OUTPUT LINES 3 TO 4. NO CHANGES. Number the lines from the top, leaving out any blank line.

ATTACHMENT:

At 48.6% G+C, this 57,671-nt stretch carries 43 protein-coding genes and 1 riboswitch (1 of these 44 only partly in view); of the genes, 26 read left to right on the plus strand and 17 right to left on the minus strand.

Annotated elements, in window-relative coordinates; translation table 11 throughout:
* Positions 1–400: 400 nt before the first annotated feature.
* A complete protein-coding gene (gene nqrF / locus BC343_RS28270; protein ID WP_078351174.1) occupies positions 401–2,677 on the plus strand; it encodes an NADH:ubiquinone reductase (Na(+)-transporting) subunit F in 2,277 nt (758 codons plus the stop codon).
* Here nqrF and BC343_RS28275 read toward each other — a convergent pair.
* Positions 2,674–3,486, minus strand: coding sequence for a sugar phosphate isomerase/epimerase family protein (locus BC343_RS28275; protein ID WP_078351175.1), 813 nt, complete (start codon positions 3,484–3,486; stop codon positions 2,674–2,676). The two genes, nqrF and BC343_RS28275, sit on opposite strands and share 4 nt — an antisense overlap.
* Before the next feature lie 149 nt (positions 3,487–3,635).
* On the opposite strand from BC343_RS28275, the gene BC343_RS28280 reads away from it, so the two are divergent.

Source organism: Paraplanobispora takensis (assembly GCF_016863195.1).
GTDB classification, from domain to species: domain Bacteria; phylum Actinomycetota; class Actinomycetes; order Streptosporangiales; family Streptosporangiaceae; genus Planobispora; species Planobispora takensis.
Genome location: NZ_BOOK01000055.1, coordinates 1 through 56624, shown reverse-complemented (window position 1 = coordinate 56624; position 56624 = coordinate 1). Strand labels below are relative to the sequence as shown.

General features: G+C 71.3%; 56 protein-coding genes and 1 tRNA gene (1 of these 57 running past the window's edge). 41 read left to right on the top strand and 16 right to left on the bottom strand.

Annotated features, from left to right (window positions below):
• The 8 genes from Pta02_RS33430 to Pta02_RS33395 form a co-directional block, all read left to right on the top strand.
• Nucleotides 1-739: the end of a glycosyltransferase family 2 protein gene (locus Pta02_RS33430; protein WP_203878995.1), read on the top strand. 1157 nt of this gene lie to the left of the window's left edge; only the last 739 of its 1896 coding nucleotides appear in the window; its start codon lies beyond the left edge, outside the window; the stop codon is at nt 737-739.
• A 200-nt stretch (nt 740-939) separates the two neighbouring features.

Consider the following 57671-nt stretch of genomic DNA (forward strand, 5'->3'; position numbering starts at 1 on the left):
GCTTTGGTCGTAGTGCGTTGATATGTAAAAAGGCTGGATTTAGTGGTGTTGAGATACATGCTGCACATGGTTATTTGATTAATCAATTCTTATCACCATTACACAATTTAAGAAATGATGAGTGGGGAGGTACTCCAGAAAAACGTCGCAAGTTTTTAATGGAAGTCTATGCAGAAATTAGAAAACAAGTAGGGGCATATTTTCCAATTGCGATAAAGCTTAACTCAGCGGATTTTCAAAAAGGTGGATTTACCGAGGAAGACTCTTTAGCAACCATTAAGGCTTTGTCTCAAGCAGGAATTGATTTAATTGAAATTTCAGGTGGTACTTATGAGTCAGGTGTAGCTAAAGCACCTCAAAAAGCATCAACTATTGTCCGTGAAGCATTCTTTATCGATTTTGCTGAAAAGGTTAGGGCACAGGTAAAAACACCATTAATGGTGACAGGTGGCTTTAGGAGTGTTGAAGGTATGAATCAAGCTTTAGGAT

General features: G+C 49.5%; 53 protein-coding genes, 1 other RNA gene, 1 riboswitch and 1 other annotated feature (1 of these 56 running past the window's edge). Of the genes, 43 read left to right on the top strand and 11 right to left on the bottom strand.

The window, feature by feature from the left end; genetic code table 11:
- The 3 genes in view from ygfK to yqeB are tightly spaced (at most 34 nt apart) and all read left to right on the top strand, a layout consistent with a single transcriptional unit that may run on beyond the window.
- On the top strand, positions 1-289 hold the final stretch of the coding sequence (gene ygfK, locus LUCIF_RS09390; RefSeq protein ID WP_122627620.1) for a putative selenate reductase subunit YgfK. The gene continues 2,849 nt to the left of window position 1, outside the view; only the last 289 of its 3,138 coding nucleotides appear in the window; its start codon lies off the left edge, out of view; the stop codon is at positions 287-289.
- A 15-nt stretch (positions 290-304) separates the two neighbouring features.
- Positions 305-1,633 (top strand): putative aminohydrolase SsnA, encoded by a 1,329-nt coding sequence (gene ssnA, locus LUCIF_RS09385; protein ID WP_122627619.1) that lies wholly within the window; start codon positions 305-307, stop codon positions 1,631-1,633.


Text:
* Positions 1–400: 400 nt before the first annotated feature.
* A complete protein-coding gene (gene nqrF / locus BC343_RS28270; protein ID WP_078351174.1) occupies positions 401–2,677 on the plus strand; it encodes an NADH:ubiquinone reductase (Na(+)-transporting) subunit F in 2,277 nt (758 codons plus the stop codon).